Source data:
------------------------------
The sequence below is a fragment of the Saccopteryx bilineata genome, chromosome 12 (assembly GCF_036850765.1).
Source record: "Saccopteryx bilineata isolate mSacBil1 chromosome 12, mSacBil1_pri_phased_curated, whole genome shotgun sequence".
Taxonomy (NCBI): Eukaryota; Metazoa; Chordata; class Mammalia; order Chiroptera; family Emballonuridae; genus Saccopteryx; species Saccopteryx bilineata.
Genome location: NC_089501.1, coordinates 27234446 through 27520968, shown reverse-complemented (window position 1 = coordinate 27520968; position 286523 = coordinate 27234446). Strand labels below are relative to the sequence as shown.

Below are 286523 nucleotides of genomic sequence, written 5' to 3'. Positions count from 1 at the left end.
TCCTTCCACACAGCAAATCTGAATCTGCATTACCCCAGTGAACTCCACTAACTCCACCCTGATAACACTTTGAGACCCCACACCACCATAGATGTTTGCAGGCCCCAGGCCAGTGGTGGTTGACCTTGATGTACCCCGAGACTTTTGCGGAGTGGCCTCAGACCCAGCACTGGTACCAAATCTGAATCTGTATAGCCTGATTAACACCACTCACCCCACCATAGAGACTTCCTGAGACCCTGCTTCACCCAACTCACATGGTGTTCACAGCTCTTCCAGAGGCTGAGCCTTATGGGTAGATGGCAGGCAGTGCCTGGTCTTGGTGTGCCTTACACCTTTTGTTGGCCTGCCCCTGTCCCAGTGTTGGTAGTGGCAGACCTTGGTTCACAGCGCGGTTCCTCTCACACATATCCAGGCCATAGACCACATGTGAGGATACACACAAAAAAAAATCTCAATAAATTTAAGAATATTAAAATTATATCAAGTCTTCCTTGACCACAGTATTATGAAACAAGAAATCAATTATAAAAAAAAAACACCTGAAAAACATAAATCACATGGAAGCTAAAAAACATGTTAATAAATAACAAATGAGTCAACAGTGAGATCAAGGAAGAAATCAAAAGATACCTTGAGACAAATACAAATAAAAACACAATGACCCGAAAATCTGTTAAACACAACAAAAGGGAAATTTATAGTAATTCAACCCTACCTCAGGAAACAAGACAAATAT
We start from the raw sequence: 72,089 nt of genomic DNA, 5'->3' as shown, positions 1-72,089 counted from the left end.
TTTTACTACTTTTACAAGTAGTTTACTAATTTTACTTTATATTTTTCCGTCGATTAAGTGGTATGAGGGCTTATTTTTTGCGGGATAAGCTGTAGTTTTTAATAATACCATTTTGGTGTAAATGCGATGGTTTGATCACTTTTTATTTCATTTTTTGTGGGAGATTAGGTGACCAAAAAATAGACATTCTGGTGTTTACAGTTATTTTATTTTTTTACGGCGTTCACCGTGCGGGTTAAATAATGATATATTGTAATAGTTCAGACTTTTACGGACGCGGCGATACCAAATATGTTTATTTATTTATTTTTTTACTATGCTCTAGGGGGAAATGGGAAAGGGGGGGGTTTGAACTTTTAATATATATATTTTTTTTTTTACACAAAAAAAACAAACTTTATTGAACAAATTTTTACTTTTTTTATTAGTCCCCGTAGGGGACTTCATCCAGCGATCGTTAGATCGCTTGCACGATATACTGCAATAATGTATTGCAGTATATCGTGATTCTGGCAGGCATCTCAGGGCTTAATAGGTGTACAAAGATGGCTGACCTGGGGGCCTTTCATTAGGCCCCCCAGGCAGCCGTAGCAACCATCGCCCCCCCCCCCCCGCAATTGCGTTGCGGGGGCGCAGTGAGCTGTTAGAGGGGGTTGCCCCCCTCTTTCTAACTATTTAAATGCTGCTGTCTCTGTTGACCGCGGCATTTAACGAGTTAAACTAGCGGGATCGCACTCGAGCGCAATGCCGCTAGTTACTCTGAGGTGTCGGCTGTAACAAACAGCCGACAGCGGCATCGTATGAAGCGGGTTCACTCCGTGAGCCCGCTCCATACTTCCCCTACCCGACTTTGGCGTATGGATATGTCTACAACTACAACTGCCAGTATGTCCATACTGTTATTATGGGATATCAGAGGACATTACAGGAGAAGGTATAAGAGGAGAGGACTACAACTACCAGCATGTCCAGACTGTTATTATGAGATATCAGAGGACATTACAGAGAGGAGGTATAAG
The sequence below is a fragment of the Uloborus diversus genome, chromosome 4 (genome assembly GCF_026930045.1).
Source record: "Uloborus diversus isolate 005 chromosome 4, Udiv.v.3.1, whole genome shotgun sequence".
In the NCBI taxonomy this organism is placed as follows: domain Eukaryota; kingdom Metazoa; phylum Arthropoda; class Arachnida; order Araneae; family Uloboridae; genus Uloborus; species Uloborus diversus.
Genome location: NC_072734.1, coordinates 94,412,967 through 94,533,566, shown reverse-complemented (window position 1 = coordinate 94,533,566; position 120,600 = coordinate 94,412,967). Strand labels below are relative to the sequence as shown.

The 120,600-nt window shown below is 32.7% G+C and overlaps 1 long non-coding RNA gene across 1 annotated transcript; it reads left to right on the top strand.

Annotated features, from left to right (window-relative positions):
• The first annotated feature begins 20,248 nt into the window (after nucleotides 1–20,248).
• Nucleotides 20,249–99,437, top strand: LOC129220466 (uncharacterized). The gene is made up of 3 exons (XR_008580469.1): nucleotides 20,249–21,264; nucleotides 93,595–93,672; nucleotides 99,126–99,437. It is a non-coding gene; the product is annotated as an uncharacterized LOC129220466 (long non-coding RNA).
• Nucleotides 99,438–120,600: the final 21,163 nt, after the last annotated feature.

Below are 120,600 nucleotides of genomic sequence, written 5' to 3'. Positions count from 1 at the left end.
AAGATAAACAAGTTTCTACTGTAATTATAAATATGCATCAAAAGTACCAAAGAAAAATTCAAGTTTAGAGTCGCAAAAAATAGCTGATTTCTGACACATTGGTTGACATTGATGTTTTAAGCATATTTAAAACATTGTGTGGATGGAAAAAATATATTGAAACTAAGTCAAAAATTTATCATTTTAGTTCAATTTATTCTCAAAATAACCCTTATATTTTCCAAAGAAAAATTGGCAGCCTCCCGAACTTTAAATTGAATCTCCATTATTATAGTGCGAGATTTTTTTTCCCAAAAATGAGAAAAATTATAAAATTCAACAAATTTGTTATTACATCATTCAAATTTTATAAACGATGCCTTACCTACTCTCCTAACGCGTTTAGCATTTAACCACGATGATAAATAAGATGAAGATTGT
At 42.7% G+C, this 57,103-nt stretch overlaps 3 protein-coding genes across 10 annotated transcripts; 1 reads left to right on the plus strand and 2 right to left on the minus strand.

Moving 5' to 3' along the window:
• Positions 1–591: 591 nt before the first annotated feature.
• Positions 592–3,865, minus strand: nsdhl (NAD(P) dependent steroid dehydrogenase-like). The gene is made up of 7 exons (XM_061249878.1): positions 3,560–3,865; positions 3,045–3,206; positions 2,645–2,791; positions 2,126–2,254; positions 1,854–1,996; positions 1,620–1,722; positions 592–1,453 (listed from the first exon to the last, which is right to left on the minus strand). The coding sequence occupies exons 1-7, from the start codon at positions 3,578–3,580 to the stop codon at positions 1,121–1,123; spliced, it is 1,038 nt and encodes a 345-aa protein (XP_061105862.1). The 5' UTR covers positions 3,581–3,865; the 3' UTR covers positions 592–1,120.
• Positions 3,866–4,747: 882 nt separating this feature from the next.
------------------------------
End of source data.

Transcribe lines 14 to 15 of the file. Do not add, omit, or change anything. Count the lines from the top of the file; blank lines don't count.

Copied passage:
Annotated features, from left to right (window-relative positions):
• The first annotated feature begins 20,248 nt into the window (after nucleotides 1–20,248).